While the Continental Congress made over 86 changes to Thomas Jefferson’s original draft of the Declaration of Independence, one major change stands out.  Jefferson enumerated 28 abuses and usurpations by King George and Parliament but the Congress kept only 27.  They debated and ultimately deleted the following paragraph entirely:

“[He] waged cruel War against Nature itself, violating its most sacred Rights of Life and Liberty in the Persons of a distant People who never offended him, captivating and carrying them into Slavery in another Hemisphere, or to incur miserable Death, in their Transportation thither.”

Why would men who espoused the ideals of the reformation, who opened the Declaration of Independence with the phrase “We hold these truths to be self-evident, that all men are created equal…”  object to laying the blame for slavery in America on the King?   Well, its because ALL of the colonies were economically dependent on slavery.  The delegates were convinced that acknowledging the contradiction between their ideals and their utter dependence on the institution of slavery would blunt the message of the Declaration of Independence and weaken their argument that the rebellion against the king was morally justified.

The purpose of the Declaration of Independence was not to communicate with Great Brittan.  The King and Parliament were quire aware that Americans were rebelling.  After all, Washington and Knox had expelled the British Army and the Royal Navy from Boston with artillery.  We were de facto at war.  The Declaration of Independence was written to justify this war with the American people and with our potential allies.

France and Spain were ruled by monarchs (the Netherlands was a republic) and both countries had colonies in the “New World.”  In order for them support the American Revolution, an argument had to be made that this rebellion was not simply subjects rejecting their king, this rebellion was caused by the king failing to rule justly, effectively abdicating as king over these colonies.  Similarly, the American Colonist generally considered themselves to be Englishmen so they needed to understand why their nearly two centuries of allegiance to the Crown should change.  The Declaration of Independence was written to be that justification. 

But the world was moving away from the slavery.  It was largely seen, not so much in moral terms but economic terms, as unsustainable and destructive.  An argument against slavery would salve the egos of these monarchs who already abandoned slavery, so why was this abuse singled out for deletion.  Well, to be blunt no one in the Colonies intended to end slavery.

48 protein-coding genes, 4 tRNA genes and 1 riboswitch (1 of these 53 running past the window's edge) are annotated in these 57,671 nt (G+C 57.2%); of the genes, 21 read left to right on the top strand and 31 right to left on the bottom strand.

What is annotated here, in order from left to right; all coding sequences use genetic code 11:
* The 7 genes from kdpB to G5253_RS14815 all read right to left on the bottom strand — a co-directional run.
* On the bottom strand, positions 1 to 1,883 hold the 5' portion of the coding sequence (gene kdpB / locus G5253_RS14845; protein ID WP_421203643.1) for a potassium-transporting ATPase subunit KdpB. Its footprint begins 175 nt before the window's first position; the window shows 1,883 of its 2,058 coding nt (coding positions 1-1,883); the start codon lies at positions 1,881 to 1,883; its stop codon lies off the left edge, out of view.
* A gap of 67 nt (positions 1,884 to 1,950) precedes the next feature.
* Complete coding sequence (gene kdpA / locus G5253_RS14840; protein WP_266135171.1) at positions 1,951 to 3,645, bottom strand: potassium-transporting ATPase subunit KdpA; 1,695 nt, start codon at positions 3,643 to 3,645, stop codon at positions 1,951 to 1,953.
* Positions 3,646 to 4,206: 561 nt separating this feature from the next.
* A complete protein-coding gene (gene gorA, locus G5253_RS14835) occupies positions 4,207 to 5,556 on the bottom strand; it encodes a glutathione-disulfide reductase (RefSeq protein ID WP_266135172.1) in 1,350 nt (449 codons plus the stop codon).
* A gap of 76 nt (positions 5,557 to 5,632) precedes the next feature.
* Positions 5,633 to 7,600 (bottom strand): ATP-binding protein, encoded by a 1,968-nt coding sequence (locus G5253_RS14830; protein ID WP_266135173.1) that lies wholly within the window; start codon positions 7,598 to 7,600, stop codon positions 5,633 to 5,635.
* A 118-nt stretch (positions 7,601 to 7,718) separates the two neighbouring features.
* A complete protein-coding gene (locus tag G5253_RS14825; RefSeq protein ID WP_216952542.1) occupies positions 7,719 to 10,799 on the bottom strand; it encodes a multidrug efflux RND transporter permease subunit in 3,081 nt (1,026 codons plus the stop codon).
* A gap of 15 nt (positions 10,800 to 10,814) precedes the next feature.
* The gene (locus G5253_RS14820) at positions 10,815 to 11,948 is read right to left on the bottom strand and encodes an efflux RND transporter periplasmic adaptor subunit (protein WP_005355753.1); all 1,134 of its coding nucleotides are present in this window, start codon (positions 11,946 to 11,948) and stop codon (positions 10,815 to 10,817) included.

There is a common misconception that slavery was always Southern institution similar to the situation during the time of the Civil War.   The fact is that while certain restrictions were beginning to develop, slavery was present in all thirteen of the mainland colonies of British North America.  By the time of the American Revolution, slaves comprised about 60% of South Carolina’s total population and 40% of Virginia’s.  Although the largest percentages of slaves were found in the South, slavery did exist in the middle and Northern colonies. In cities such as Boston and Newport, 20-25% percent of the population consisted of enslaved laborers.  Not all enslaved people were agricultural workers, they were employed in a variety of other capacities: domestic servants, artisans, craftsmen, sailors, dock workers, laundresses, and coachmen. Particularly in urban areas, owners often hired out their skilled enslaved workers and collected their wages. Others were used as household servants and demonstrated high social status. Whatever the case, slaves were considered property that could be bought and sold. Slaves thus constituted a portion of the owners’ overall wealth. Although Southern slaveholders had a deeper investment in slaves than Northerners, many Northerners, too, had significant portions of their wealth tied up in their ownership of enslaved people.

Once colonists started protesting against the Crown, it was hard to deny the fundamental contradiction that slavery established.  While many individuals in both the North and the South took their revolutionary ideals seriously and concluded that slavery was unjust.  Most had a deep economic investment in slavery.  Despite their ideals, the financial results of manumitting their slaves would leave them destitute. 

Good politics is always about compromise the Continental Congress chose to compromise on the ideals of the revolution in order to win the war of opinions with the American people.  Had they kept Jefferson’s words; many would have seen the new nation formed by rebelling against England as just as abusive as the Crown.  The Congress chose not to force people to choose between losing their fortunes to taxes or to freedom.  Congress hoped to address the issue of slavery in the future.  Unfortunately, that future would not come for another “four score and seven years.”

Want to Buy Beer from the Colonial Brewmeister?

Help us build a Tavern and Brewery.

Visit our GoFundMe Site

Want the Regimental Brewmeister at your Site or Event?

Hire me

Published by Michael Carver

My goal is to bring history alive through interactive portrayal of ordinary American life in the late 18th Century (1750—1799) My persona are: Journeyman Brewer; Cordwainer (leather tradesman but not cobbler), Statesman and Orator; Chandler (candle and soap maker); Gentleman Scientist; and, Soldier in either the British Regular Army, the Centennial Army, or one of the various Militia. Let me help you experience history 1st hand!

%d bloggers like this: